Simulation tools in the engineering classroom are a good thing, given the ubiquity of these tools in modern engineering practice. When I was in school a decade ago, there was minimal coverage of simulation techniques. In school, finite-element analysis was still considered a specialized topic for graduate students, while in industry, it was already well-established as a regular part of the design process.
While it's good to see students being introduced to simulation tools early on (especially in core courses such as circuit analysis, rather than specialized courses focused on computational methods), it's also important for students to understand the limits of a given simulation. They need to learn not to believe things just because they see them on a screen.
I hope that the use of MapleSim in this class is not intended to replace a more traditional electronics lab. It should not be an alternative to building the circuits on a breadboard. That's an inductive learning approach that has been around for a long time.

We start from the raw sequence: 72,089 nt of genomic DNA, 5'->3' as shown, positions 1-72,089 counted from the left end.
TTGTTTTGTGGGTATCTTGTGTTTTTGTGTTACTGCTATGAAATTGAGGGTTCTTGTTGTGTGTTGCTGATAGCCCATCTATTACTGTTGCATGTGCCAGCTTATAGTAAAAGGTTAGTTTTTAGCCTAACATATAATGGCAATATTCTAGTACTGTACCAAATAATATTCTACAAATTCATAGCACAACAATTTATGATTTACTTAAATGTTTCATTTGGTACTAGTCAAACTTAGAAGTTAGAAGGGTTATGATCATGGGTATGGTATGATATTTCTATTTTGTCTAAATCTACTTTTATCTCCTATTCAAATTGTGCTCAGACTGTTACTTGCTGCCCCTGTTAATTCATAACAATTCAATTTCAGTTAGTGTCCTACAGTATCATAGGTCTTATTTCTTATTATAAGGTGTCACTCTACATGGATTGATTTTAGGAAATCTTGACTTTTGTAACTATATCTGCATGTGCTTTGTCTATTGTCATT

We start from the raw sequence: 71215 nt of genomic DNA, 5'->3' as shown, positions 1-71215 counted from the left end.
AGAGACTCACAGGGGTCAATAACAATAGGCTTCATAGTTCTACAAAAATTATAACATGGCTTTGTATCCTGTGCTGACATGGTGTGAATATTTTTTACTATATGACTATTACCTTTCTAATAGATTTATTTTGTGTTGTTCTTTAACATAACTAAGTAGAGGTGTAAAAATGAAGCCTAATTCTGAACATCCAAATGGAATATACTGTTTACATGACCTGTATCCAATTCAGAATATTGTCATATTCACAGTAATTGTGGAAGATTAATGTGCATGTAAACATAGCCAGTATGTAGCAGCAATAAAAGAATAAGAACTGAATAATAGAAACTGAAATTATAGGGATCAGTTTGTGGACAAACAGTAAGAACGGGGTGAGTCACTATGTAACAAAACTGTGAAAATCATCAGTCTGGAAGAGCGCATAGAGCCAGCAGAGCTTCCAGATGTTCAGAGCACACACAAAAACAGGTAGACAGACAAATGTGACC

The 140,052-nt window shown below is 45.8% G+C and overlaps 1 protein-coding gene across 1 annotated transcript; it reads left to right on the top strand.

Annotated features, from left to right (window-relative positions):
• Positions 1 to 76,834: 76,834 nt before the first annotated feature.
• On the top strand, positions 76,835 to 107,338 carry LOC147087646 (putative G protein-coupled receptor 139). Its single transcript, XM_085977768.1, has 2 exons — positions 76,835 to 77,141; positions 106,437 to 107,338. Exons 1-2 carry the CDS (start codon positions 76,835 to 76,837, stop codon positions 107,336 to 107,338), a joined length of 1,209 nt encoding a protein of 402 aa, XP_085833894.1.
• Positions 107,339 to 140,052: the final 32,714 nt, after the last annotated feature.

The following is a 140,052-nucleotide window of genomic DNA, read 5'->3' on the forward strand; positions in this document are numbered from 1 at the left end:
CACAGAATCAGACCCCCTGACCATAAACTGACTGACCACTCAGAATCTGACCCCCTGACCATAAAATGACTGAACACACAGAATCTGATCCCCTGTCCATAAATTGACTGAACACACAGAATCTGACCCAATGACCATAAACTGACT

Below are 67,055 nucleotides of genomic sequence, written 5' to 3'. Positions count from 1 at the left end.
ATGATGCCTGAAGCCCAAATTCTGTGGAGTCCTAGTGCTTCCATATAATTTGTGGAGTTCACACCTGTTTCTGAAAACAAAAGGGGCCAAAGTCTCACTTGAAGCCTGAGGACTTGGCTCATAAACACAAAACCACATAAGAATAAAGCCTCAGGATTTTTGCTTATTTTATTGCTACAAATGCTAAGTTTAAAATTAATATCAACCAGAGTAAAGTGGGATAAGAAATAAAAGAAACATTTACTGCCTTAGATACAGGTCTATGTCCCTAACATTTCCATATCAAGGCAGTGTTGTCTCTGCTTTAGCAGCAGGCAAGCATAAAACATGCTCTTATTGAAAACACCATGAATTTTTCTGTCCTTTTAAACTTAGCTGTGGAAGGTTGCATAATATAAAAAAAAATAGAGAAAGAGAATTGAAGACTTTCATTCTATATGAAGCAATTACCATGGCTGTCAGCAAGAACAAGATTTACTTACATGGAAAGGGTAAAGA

A middle school team from Rochester, Mich., has again nabbed the grand prize in the annual international Future City Competition, which drew students from 37 regions of the United States, as well as from England and China.
The word “smart” is becoming the dumbest word around. It has been applied to almost every device and system in our homes. In addition to smartphones and smart meters, we now hear about smart clothing and smart shoes, smart lights, smart homes, smart buildings, and every trendy city today has its smart city project. Just because it has a computer inside and is connected to the Web, does not mean it is smart.
Are you being paid enough? Do you want a better job? According to a recent survey Manpower released just before Engineers Week, employers and engineers don't see eye-to-eye about the state of US engineers' skills and experience.
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